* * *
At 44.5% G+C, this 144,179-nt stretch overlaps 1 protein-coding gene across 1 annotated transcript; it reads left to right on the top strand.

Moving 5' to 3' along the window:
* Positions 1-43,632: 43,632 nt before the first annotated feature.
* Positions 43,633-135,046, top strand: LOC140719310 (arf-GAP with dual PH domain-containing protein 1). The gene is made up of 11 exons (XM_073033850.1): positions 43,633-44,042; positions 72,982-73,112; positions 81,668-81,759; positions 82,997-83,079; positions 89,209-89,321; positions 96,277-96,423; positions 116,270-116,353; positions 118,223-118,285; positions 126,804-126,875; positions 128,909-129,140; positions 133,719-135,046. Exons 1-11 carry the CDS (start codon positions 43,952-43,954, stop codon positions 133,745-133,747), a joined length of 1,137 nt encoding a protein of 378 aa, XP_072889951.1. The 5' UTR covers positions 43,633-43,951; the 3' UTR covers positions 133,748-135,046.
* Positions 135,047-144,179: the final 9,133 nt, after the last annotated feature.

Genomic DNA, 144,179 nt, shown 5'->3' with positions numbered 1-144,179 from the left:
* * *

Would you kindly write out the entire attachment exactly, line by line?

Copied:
At 44.5% G+C, this 144,179-nt stretch overlaps 1 protein-coding gene across 1 annotated transcript; it reads left to right on the top strand.

Moving 5' to 3' along the window:
* Positions 1-43,632: 43,632 nt before the first annotated feature.
* Positions 43,633-135,046, top strand: LOC140719310 (arf-GAP with dual PH domain-containing protein 1). The gene is made up of 11 exons (XM_073033850.1): positions 43,633-44,042; positions 72,982-73,112; positions 81,668-81,759; positions 82,997-83,079; positions 89,209-89,321; positions 96,277-96,423; positions 116,270-116,353; positions 118,223-118,285; positions 126,804-126,875; positions 128,909-129,140; positions 133,719-135,046. Exons 1-11 carry the CDS (start codon positions 43,952-43,954, stop codon positions 133,745-133,747), a joined length of 1,137 nt encoding a protein of 378 aa, XP_072889951.1. The 5' UTR covers positions 43,633-43,951; the 3' UTR covers positions 133,748-135,046.
* Positions 135,047-144,179: the final 9,133 nt, after the last annotated feature.

Genomic DNA, 144,179 nt, shown 5'->3' with positions numbered 1-144,179 from the left: